NRPA’s public policy team has been hard at work on Capitol Hill, making the case that park and recreation agencies have a role to play in some of the hottest debates happening right now in Congress.
NRPA spearheaded an effort with our partners at the US Water Alliance and the National League of Cities to host a congressional briefing on green infrastructure as part of Infrastructure Week. The event, “Water, Parks, and Cities: Partners in Green Infrastructure,” brought Kathryn Ott Lovell, Philadelphia’s commissioner of parks and recreation; Kishia Powell, commissioner of the city of Atlanta’s Department of Watershed Management; and Cynthia Pratt, deputy mayor of Lacey, Washington, to Washington, D.C., to discuss green infrastructure. The panel, aimed at congressional staff, was NRPA’s first event as an affiliate of Infrastructure Week. All three panelists talked extensively about opportunities for park agencies and water utilities to work together to implement green infrastructure at scale.
Atlanta and Philadelphia exemplify how overcoming political, institutional and financial challenges to build strong relationships between water utility and park departments can transform neighborhoods and cities. From the Historic Fourth Ward Park in Atlanta to the dozens of water/parks partnerships throughout the city of Philadelphia, examples abound of multifunctional green infrastructure projects that provide huge benefits to the respective cities.
On the health and wellness front, NRPA has been advocating alongside key out-of-school-time partners, including the Afterschool Alliance, Boys & Girls Clubs of America and the National 4-H Council, to raise the profile of quality summer and afterschool programs as a critical strategy in combatting the nation’s opioid epidemic. Montgomery County (Maryland) Recreation was invited by the Senate Afterschool Caucus to present on its Excel Beyond the Bell (EBB) program as part of a Capitol Hill briefing, titled “Afterschool & Summer Learning Programs: Key Partners in Prevention & Response to the Substance Abuse Crisis,” (check out this Afterschool Alliance blog about our briefing.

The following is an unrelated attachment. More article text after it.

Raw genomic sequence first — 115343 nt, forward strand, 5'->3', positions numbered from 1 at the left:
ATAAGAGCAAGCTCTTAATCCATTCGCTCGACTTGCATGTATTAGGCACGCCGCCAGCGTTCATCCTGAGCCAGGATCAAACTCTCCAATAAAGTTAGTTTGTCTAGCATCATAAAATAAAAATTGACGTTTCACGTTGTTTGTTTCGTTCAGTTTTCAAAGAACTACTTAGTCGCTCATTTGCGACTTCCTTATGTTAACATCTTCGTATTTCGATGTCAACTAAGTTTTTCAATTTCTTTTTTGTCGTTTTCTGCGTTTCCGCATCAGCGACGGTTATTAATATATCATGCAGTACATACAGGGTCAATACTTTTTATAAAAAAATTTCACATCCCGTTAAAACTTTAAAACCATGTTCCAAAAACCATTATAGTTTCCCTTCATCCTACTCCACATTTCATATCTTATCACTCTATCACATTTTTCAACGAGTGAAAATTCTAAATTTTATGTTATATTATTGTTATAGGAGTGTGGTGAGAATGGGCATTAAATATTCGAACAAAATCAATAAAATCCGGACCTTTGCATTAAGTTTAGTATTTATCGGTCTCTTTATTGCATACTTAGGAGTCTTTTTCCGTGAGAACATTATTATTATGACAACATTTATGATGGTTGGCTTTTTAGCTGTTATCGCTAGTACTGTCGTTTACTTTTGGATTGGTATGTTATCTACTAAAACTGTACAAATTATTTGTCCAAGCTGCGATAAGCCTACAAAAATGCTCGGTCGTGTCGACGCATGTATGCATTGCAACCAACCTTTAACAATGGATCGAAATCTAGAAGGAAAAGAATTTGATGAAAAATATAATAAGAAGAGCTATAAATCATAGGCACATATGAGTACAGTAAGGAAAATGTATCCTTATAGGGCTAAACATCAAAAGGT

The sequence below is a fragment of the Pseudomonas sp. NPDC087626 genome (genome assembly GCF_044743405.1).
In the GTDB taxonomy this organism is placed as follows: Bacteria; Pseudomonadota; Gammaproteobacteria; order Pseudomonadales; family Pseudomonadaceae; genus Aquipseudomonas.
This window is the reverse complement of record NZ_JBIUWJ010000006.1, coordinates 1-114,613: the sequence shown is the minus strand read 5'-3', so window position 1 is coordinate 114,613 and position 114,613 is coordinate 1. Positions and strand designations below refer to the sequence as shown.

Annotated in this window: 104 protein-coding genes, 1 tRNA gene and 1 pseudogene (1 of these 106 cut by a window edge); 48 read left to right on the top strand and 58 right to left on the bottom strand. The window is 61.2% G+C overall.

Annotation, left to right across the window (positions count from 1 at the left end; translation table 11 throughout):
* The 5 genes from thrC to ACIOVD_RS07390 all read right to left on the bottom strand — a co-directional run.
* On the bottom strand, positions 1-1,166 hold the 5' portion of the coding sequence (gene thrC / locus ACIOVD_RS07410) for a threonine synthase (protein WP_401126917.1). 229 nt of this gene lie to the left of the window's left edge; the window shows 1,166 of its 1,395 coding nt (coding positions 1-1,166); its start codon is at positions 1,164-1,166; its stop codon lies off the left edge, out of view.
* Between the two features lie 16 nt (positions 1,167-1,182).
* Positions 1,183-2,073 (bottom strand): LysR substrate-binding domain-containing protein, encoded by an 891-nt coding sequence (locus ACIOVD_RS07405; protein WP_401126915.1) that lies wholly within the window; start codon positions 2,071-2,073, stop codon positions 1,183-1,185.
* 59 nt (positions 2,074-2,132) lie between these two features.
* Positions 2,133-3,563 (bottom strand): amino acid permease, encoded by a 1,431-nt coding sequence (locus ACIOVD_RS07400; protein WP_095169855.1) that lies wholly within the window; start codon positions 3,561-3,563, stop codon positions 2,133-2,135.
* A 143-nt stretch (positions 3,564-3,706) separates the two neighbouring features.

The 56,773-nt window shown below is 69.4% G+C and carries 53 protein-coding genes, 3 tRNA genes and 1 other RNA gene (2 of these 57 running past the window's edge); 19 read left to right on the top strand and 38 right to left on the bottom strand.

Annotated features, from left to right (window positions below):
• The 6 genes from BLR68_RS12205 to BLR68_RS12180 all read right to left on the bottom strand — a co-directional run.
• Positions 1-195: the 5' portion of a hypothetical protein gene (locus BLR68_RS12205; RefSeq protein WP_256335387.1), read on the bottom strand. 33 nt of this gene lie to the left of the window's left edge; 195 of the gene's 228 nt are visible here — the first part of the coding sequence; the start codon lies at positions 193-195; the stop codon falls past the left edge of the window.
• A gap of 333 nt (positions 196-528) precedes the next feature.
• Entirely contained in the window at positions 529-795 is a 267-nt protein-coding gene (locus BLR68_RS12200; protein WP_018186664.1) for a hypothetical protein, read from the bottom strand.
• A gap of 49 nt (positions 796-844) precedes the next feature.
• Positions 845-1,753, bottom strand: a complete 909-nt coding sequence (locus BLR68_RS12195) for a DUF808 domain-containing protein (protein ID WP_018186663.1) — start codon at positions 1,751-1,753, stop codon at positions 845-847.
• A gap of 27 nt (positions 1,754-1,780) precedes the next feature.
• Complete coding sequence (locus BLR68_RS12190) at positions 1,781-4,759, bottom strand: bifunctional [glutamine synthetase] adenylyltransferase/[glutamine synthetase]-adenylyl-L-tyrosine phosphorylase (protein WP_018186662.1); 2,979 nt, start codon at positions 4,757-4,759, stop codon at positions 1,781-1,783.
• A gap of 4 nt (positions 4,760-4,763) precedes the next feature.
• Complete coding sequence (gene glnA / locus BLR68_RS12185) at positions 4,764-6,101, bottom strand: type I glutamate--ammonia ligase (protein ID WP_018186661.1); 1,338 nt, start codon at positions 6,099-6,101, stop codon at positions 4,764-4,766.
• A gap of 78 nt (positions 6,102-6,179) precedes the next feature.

EBB aims to keep young people healthy, productive and connected during out-of-school time. It is the ideal example of how park and recreation agencies are redefining substance use prevention among youth. With a proven track record for increasing resilience, supporting positive youth development and preventing substance use, EBB has shown how investing in afterschool and summer learning programs is a cost-effective way for Congress to help build and enhance an integrated trauma-informed system that supports children, youth and families impacted by the substance misuse crisis in this country.
A few other key events on Capitol Hill are already in the works for this summer as the public policy team continues the fight for the federal dollars used by park and recreation agencies nationwide — stay tuned!
Photo caption: Philadelphia Parks & Recreation’s Kathryn Ott Lovell (left) and City of Atlanta Department of Watershed Management’s Kishia Powell participated in the recently held green infrastructure briefing on Capitol Hill.